{
      int a;
    
      a = (int)foo();
    }
    You can see what it's for at a later date by just seeing what type of variable you're assigning the memory pointer to.
    If you understand what you're doing, you're not learning anything.

  12. #12
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    In your example, no, I wouldn't use casting. I use casting when void * (or void **, void ***, etc) are involved. It's especially useful when lots of code separates the declarations from the actual use of the variable.

    For example, with something like this:
    Code:
    void *Vector_getElement (struct Vector *vec, int index);
    
    int main () {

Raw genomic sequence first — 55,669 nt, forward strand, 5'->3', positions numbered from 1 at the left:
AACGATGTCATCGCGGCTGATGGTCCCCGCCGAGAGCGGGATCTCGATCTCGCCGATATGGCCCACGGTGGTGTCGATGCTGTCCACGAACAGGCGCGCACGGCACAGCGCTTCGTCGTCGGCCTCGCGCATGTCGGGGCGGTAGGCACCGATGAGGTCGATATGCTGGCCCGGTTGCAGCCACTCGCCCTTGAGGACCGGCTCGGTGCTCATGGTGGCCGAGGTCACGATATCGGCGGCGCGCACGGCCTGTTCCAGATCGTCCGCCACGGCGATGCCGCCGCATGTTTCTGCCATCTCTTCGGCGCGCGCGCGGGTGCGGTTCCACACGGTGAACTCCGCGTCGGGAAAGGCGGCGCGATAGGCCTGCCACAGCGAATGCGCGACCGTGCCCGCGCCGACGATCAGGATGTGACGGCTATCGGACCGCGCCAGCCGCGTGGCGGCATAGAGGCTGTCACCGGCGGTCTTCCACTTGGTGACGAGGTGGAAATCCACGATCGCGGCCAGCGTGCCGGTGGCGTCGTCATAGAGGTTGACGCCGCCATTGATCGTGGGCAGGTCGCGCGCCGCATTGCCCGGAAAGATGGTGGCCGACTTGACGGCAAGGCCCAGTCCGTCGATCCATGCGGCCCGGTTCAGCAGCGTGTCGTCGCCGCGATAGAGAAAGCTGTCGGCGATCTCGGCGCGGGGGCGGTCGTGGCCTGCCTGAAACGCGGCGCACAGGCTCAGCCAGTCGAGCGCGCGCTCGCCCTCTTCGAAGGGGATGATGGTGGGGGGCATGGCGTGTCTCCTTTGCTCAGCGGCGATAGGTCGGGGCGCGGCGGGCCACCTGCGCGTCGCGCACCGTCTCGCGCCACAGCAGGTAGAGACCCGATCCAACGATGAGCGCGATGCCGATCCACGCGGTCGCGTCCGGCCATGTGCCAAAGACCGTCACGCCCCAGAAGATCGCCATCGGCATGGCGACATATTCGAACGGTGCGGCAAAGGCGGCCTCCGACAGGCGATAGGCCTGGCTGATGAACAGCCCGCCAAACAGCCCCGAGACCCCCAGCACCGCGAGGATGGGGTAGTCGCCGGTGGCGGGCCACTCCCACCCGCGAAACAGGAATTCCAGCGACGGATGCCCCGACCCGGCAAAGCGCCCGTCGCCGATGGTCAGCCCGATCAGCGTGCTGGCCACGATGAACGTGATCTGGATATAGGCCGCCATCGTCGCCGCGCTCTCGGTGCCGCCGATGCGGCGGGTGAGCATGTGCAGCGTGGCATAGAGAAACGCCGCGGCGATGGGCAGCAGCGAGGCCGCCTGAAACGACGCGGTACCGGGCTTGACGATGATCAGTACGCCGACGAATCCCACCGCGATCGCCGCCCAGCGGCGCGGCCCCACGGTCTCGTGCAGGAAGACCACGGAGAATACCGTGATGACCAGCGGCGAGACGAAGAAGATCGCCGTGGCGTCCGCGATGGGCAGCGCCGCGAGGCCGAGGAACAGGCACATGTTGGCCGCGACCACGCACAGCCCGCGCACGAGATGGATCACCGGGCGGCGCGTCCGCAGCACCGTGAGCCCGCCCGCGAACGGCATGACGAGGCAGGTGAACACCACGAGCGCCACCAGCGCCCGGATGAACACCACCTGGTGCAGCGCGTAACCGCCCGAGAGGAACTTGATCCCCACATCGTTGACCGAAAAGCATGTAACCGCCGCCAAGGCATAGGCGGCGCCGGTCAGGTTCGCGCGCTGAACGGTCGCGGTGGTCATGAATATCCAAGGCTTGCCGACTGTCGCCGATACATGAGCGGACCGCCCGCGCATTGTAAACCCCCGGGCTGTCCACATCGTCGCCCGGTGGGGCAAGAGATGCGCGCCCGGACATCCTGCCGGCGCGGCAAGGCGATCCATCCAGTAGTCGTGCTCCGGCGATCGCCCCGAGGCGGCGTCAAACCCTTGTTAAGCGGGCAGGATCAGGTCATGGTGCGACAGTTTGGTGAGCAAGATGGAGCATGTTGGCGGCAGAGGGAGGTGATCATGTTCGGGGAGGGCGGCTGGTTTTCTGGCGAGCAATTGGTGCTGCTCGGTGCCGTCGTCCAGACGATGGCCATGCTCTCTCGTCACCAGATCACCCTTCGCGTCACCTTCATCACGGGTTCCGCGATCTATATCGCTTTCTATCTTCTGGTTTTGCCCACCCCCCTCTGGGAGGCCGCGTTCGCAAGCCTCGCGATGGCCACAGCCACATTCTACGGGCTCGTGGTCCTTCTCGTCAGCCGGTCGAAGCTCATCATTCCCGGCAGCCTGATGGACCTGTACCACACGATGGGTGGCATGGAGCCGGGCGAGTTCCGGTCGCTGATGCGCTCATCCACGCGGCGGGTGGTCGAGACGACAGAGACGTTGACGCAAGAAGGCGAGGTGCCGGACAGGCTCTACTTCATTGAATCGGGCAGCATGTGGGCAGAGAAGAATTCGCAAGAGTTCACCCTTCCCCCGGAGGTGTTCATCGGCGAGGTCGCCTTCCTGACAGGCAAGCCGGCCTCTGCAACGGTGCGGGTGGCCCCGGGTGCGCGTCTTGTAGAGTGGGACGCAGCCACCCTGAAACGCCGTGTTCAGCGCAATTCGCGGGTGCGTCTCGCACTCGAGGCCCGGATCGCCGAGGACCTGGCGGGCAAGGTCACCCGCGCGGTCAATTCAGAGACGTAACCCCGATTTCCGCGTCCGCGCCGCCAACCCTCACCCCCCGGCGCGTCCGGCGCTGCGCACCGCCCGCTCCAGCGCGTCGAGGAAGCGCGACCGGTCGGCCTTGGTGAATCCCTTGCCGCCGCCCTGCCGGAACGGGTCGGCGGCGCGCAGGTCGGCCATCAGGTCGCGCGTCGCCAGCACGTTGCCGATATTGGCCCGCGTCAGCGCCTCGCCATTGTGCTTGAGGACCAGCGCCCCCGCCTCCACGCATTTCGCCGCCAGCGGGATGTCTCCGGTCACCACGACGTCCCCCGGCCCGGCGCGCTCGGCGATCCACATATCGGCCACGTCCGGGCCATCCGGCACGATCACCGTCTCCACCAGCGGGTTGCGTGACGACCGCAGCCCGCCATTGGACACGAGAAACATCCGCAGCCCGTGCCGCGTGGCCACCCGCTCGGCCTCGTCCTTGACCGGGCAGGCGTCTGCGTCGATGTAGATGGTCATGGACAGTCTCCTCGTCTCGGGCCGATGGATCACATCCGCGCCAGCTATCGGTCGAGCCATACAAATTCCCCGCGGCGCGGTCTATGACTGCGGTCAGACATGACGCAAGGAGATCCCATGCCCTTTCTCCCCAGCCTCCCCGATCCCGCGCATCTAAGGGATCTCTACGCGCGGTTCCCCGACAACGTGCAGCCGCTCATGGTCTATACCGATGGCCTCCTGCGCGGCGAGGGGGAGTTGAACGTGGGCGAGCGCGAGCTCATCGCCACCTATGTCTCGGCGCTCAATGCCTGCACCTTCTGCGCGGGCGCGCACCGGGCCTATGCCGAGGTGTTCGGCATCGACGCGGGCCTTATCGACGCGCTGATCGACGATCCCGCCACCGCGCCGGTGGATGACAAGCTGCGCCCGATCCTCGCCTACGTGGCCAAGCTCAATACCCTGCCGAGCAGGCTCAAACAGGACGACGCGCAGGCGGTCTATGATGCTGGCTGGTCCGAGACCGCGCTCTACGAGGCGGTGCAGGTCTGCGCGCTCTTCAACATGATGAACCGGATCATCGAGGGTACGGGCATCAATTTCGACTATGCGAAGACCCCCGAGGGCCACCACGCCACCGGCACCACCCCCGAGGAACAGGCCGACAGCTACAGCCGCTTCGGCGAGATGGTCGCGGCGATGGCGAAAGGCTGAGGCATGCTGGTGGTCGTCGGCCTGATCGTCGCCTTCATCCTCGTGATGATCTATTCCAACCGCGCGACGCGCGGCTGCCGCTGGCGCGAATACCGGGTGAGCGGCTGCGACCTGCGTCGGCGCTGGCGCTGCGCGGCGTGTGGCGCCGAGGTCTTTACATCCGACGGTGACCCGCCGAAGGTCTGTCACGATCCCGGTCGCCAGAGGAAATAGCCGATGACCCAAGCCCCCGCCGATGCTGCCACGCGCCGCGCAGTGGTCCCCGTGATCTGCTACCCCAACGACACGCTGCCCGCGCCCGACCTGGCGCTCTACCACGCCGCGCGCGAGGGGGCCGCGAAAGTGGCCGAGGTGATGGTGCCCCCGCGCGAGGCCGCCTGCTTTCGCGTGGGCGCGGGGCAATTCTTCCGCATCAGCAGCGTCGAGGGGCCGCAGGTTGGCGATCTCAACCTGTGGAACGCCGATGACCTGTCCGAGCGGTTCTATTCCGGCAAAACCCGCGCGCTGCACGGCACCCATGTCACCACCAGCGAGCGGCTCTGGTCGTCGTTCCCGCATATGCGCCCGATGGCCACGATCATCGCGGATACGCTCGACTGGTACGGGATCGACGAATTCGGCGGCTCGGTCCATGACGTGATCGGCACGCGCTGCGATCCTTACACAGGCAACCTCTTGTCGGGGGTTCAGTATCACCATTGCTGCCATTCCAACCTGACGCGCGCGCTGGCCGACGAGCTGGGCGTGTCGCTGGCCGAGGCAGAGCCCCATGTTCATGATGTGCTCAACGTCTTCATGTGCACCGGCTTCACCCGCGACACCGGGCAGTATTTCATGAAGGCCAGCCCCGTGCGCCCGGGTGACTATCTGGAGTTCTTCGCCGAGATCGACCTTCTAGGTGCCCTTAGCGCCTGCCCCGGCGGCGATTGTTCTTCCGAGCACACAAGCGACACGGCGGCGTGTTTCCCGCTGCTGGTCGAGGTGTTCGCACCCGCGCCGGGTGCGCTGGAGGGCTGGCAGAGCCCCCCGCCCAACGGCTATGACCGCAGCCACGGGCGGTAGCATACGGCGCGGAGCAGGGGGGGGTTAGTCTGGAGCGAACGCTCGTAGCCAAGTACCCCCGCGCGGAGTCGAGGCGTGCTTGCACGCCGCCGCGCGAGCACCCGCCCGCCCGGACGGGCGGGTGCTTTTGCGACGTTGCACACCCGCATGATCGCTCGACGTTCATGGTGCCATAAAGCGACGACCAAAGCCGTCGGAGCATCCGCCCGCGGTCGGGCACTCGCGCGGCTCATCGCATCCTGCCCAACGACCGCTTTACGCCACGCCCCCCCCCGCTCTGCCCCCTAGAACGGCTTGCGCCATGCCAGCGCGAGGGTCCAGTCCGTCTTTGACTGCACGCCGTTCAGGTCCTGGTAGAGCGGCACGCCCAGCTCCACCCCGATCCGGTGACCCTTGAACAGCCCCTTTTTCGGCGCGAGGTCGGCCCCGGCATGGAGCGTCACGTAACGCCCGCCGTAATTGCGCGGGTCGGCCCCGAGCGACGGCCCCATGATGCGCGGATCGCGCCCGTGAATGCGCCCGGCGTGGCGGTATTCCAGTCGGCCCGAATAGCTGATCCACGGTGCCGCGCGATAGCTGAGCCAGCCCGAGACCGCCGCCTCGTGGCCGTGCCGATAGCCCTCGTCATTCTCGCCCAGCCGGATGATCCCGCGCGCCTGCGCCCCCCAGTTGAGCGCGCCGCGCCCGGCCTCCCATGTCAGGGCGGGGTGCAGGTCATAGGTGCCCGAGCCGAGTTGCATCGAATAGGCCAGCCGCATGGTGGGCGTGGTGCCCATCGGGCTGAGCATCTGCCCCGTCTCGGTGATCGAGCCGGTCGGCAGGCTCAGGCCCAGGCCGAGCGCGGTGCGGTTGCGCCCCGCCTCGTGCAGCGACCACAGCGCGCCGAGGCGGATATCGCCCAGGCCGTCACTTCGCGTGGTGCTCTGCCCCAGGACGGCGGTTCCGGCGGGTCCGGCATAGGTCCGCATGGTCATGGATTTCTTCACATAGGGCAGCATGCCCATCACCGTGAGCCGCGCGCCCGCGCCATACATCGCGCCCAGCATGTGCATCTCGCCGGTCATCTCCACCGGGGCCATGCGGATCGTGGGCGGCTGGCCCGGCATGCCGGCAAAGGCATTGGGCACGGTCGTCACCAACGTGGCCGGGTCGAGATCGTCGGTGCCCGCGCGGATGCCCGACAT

struct MyType *element;
    
        ...
    
        element = (struct MyType *) Vector_getElement (myVec, 0);
    }
    ...I would use the casting to make it more clear, especially if ... represents a lot of code.

    But anyway, I posted here about a malloc/free issue that's been resolved (thanks again everyone!), not casting. My casting is working fine, and I consider it a purely stylistic decision.
    Last edited by Raptor007; 06-24-2005 at 04:22 PM. Reason: Oops, can't post to thread about casting, it's locked.

  13. #13
    and the hat of wrongness Salem's Avatar
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    Well good luck with finding more obscure bugs of your own making is all I can add to that.
    If you dance barefoot on the broken glass of undefined behaviour, you've got to expect the occasional cut.
    If at first you don't succeed, try writing your phone number on the exam paper.
    I support http://www.ukip.org/ as the first necessary step to a free Europe.